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February 15, 2016
Caring for a Loved One with Alzheimer’s
Back in November of 2015 we wrote a blog on what you can do to help prevent Alzheimer’s, which you can check out by clicking HERE! Today we’re looking at ways that you can help a loved one deal with their diagnosis.
Caring for a loved one who has been diagnosed with Alzheimer’s or Dementia can pose many challenges, you may not be the one who has been diagnosed but you also have to live with it.
Here are a few of the challenges that you could be facing and some of our recommendations on how to deal with them:
Communication can be one of the biggest barriers between you and your loved one who has been diagnosed. This is something you will have to learn to get better at. Good communication can be key, you’re body language can speak louder than any words you say. Try to always be positive, use humour when possible and avoid getting into arguments – even when you know you’re right, just listen to them.
Before speaking to them, make sure you have their attention, close curtains & doors, turn off the T.V. and address them by their name. Try to ask easy, answerable questions.
Often, people with Alzheimer’s can be confused or easily agitated, try comforting them and reassuring them. Show affection, your kind and positive attitude can reflect onto them.
This is a very common occurrence amongst people with Alzheimer’s and Dementia. The loss of bladder or bowel control usually occurs later on in the progression of the disease. Signs can be placed around the home, to direct the person to the bathroom, in case they have forgotten where it is located.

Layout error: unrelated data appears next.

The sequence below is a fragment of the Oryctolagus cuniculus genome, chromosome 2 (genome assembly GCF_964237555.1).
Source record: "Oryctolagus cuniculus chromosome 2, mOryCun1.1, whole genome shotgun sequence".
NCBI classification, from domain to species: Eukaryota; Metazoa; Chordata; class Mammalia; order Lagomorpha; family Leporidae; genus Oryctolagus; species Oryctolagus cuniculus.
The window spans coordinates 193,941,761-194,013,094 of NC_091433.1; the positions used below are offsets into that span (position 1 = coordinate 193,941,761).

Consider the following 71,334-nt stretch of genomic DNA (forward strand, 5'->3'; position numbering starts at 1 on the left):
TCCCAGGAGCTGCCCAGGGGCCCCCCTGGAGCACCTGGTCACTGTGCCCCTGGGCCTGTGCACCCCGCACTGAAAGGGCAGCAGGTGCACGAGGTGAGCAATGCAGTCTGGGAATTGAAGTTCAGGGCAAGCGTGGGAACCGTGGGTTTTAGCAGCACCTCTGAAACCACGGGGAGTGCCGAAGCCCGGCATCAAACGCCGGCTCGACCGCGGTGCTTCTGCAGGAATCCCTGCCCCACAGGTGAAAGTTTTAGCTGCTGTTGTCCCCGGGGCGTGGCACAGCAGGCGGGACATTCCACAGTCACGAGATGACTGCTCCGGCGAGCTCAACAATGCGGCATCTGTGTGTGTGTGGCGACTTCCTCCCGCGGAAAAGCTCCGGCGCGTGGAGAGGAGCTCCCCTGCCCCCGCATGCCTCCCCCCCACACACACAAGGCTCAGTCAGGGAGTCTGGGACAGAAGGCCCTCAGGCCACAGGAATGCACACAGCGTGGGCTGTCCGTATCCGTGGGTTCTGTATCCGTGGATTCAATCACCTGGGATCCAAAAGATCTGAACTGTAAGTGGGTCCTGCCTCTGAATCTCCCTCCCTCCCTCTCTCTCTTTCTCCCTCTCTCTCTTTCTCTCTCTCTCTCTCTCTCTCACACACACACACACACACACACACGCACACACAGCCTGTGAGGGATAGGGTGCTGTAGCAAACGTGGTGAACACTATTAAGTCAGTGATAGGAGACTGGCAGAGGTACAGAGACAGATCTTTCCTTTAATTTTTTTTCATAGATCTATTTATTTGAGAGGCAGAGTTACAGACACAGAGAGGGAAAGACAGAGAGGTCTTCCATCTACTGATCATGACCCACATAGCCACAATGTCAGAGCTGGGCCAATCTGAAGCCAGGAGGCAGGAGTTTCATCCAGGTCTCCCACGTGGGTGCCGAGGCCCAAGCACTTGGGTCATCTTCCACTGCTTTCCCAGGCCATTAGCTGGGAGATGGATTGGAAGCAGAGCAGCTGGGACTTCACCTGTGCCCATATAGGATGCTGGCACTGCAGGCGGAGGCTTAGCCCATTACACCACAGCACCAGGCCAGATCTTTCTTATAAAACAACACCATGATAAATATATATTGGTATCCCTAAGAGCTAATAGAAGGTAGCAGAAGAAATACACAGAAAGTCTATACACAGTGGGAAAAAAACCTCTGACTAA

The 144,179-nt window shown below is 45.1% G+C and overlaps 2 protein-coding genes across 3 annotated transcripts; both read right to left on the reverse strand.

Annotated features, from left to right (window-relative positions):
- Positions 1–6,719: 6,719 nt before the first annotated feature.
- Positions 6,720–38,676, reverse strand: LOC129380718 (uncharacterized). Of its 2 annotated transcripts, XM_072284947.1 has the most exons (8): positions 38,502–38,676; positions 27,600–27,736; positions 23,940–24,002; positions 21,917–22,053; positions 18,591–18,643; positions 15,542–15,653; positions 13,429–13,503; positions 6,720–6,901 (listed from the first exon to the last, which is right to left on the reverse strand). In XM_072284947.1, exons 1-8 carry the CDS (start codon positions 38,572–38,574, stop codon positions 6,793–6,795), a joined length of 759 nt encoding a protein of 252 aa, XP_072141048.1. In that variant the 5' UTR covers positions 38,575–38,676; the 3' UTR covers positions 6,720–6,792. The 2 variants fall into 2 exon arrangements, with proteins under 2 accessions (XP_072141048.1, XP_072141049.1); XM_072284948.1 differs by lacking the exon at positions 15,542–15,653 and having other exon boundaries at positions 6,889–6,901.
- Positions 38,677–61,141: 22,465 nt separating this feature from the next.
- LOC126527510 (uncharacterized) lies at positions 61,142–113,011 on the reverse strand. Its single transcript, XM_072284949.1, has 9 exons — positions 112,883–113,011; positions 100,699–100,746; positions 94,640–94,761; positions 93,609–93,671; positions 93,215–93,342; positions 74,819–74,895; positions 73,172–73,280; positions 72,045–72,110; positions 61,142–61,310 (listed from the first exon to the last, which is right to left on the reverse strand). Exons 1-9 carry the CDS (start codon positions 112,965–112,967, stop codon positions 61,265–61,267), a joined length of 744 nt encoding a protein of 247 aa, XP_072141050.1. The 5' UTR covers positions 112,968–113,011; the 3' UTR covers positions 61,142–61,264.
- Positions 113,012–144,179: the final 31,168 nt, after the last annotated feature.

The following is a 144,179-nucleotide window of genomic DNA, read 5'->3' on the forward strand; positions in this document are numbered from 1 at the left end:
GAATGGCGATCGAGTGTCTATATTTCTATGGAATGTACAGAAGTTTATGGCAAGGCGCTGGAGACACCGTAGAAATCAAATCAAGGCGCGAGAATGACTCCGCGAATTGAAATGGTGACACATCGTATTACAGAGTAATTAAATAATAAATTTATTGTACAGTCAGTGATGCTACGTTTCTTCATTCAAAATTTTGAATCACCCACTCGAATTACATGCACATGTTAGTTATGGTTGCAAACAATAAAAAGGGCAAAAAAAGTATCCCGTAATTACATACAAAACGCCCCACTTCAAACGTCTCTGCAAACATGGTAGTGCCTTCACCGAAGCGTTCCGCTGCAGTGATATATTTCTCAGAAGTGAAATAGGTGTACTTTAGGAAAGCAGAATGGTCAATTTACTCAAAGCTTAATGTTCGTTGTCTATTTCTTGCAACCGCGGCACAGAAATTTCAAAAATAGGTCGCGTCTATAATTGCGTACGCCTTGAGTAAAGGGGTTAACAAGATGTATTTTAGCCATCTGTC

Another idea would be to make up a schedule of when the person should have an intake of fluid and to remind them of when they might need to use the bathroom. A supply of incontinence pads can be purchased from your local pharmacy and you may consider getting a commode for their bedroom.
Change in Personality
Alzheimer’s causes brain cells to die, which can cause a change in mood or personality of the person living with Alzheimer’s. They can often seem disinterested in things they once enjoyed or can sometimes become aggressive or abusive. They may start hiding things or believe other people are taking things and act paranoid.
We believe that the most difficult thing about your loved ones change in personality is realising that you need to change too. You cannot expect your loved one to change back, you will need to learn to adapt to their changes.
What can you do? Start by keeping things simple, try making up a daily routine that’s easy for them to follow. Reassure them that they are safe and that you are there to help them.
If they’re being aggressive, try to distract them – music or dancing have often been known to work in many cases. You could also try completing a task together, cleaning the house or setting the table can take their mind off of whatever was bothering them.
Sleeplessness & Wandering
It’s believed that restlessness and agitation can become a lot more common later on in the day for people with Alzheimer’s. It can cause sleeping problems and issues with people wandering and wanting to leave the house. So there are steps you should take to try and prevent this from happening.
Plan more activities throughout the day, especially physical exercise. This is where your daily schedule can come in handy too, so that you can plan different activities for each day and following a daily routine may allow for a more restful sleep. We would recommend having nightlights throughout the house, also you could try placing a curtain above any entrances/exist to your house, keeping exists and entrances covered can deter them from trying to leave the home.
These are just a few tips that we believe could help you. If you have any questions or concerns you should always consult with a doctor.
If you have any questions for us about the type of care we can provide, then please don’t hesitate to call us now on 01-8338000 or click HERE to be directed to the Alzheimer’s & Dementia care page on our website.